I am out of all Patience at the Dishonour and Disgrace brought upon my Native Province. There are young Gentlemen, who have every Qualification necessary. Osgood, Ward, Austin, Tudor,—I wish they all had Regiments. I have Serious Thoughts of moving to have our Major General Warren,6 Lincoln, or Orne, made a Continental Major General. I know there would be a Vote for it here. Let me beg of you in Confidence to give me the Characters of our best Massachusetts Field Officers. I want to know if there are none fit for Generals. If not it is high Time to make some new ones.
If there is a Partiality against the Field Officers of that Province, and they are not recommended in Proportion to their Merit, I wish to know that, because Such a Partiality may be rectified. If their Merit is inferiour I wish to know that, that better Officers may be introduced in their stead. Excuse this freedom, which I have indulged in Confidence, that no ill Use will be made of it. I am with Respect, and Esteem, your Affectionate servant.
LbC (Adams Papers); notation: “Sent. by Tudor.”
1. There is nothing in Parsons' letter of 7 July (above) to indicate that it had been misdated, but compared with other letters between the two men at { 445 } this time, it did take more than twice as long to arrive. Unfortunately, no means of conveyance is indicated for this letter.
2. Parsons was promoted to brigadier general on 9 Aug. (JCC, 5:641). The words after “and” in this sentence and the entire following sentence were written in the margin, their place in the text being indicated by JA.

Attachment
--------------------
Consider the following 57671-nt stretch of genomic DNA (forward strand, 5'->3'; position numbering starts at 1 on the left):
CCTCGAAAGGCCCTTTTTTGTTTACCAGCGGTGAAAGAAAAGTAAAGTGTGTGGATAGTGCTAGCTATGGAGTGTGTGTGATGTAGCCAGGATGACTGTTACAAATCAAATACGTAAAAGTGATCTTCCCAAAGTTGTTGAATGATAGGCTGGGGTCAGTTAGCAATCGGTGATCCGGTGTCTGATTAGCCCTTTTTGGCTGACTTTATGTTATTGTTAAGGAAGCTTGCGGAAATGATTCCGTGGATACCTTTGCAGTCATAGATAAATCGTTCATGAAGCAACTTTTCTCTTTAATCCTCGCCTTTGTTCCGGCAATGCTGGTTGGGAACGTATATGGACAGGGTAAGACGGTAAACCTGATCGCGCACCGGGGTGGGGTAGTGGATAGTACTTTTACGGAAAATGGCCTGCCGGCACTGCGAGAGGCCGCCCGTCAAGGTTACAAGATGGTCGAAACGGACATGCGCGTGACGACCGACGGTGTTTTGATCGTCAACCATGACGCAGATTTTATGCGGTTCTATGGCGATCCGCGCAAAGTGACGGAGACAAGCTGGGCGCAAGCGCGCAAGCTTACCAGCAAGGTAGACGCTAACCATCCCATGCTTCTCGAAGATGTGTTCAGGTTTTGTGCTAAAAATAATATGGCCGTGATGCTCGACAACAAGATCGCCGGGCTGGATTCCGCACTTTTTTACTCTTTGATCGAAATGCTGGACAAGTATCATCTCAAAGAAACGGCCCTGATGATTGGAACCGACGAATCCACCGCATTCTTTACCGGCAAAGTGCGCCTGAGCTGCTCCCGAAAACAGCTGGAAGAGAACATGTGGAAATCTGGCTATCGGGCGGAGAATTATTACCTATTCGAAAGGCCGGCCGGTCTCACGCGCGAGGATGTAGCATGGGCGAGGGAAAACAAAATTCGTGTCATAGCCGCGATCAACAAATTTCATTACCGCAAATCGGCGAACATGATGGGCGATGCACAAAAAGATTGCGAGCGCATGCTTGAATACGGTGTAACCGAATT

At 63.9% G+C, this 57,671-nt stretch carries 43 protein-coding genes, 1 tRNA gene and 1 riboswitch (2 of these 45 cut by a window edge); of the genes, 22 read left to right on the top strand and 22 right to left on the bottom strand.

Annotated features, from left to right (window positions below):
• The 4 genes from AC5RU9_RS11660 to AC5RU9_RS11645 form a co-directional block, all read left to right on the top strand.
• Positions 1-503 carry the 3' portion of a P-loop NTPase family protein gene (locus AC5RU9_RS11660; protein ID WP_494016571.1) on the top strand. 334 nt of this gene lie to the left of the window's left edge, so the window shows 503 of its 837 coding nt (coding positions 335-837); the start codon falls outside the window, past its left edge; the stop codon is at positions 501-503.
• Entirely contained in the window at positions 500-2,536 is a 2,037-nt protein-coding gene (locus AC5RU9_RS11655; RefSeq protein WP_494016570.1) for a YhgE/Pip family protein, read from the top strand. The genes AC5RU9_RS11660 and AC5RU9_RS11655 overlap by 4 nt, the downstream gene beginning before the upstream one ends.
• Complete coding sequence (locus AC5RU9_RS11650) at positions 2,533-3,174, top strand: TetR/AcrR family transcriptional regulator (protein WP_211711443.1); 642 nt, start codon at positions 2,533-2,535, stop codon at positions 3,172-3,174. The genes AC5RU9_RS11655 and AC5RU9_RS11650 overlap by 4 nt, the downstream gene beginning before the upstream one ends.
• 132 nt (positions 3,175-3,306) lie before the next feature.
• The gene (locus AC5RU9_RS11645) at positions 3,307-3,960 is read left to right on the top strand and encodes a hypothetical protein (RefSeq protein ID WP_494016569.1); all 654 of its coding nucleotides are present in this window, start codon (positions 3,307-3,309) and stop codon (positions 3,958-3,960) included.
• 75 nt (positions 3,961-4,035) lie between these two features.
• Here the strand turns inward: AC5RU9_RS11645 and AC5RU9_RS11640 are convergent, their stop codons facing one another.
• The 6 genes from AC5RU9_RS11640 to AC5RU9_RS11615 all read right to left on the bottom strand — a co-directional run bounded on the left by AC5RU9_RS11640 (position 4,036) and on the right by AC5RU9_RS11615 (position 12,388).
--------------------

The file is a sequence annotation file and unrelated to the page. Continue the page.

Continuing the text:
3. These promotions were recommended by the Board of War (JA and the Board of War, 12 June–27 Aug., calendar entry for 10 Aug., above).
4. Elisha Porter, a colonel in the Massachusetts militia, and Col. Jonathan Ward of the 21st Continental Infantry (Heitman, Register Continental Army, p. 23, 447).
5. Gen. John Winslow (1702–1774) of Marshfield was one of the most distinguished of New England soldiers in the French and Indian War. In writing of his loyalism, JA is probably thinking of members of his family who remained steadfast supporters of Britain. Gen. Timothy Ruggles (1711–1795) became notorious as an organizer of a loyalist association. Col. Richard Saltonstall (1732–1785) of Haverhill was an excellent soldier who refused to fight on either side in the Revolution, leaving the country for England, where he died. Barker remains unidentified. There were several Barkers who served in the French and Indian War, but none of them was of high rank. Possibly he refers to Joshua Barker of Hingham, who served as a captain in the British Army in the French and Indian War (Stark, Loyalists of Mass., p. 434–436, 225–229, 273–274; Nancy S. Voye, ed., Massachusetts Officers in the French and Indian Wars, 1748–1763, [Boston,] 1975; Sabine, Loyalists, 1:209).
6. Comma supplied.
Cite web page as: Founding Families: Digital Editions of the Papers of the Winthrops and the Adamses, ed.C. James Taylor. Boston: Massachusetts Historical Society, 2018.